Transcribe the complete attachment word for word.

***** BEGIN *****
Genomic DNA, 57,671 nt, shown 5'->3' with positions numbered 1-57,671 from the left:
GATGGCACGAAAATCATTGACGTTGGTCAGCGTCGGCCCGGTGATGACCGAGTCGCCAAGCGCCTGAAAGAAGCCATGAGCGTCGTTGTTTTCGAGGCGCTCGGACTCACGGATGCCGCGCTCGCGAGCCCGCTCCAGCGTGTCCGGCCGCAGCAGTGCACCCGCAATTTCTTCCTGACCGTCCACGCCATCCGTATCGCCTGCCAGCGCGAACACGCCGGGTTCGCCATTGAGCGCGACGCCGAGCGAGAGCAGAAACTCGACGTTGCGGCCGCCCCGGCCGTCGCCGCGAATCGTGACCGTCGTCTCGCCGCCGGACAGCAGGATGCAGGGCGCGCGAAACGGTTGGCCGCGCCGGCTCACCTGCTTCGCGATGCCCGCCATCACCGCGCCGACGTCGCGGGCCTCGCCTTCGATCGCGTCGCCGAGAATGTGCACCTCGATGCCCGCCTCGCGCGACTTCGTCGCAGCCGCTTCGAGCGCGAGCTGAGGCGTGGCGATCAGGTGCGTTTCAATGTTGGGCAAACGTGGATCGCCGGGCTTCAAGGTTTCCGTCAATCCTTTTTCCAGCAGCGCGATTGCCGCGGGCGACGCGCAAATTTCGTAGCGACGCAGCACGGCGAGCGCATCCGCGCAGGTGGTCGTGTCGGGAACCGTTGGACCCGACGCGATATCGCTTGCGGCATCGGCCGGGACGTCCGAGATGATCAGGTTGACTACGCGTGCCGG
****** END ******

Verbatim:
Genomic DNA, 57,671 nt, shown 5'->3' with positions numbered 1-57,671 from the left:
GATGGCACGAAAATCATTGACGTTGGTCAGCGTCGGCCCGGTGATGACCGAGTCGCCAAGCGCCTGAAAGAAGCCATGAGCGTCGTTGTTTTCGAGGCGCTCGGACTCACGGATGCCGCGCTCGCGAGCCCGCTCCAGCGTGTCCGGCCGCAGCAGTGCACCCGCAATTTCTTCCTGACCGTCCACGCCATCCGTATCGCCTGCCAGCGCGAACACGCCGGGTTCGCCATTGAGCGCGACGCCGAGCGAGAGCAGAAACTCGACGTTGCGGCCGCCCCGGCCGTCGCCGCGAATCGTGACCGTCGTCTCGCCGCCGGACAGCAGGATGCAGGGCGCGCGAAACGGTTGGCCGCGCCGGCTCACCTGCTTCGCGATGCCCGCCATCACCGCGCCGACGTCGCGGGCCTCGCCTTCGATCGCGTCGCCGAGAATGTGCACCTCGATGCCCGCCTCGCGCGACTTCGTCGCAGCCGCTTCGAGCGCGAGCTGAGGCGTGGCGATCAGGTGCGTTTCAATGTTGGGCAAACGTGGATCGCCGGGCTTCAAGGTTTCCGTCAATCCTTTTTCCAGCAGCGCGATTGCCGCGGGCGACGCGCAAATTTCGTAGCGACGCAGCACGGCGAGCGCATCCGCGCAGGTGGTCGTGTCGGGAACCGTTGGACCCGACGCGATATCGCTTGCGGCATCGGCCGGGACGTCCGAGATGATCAGGTTGACTACGCGTGCCGG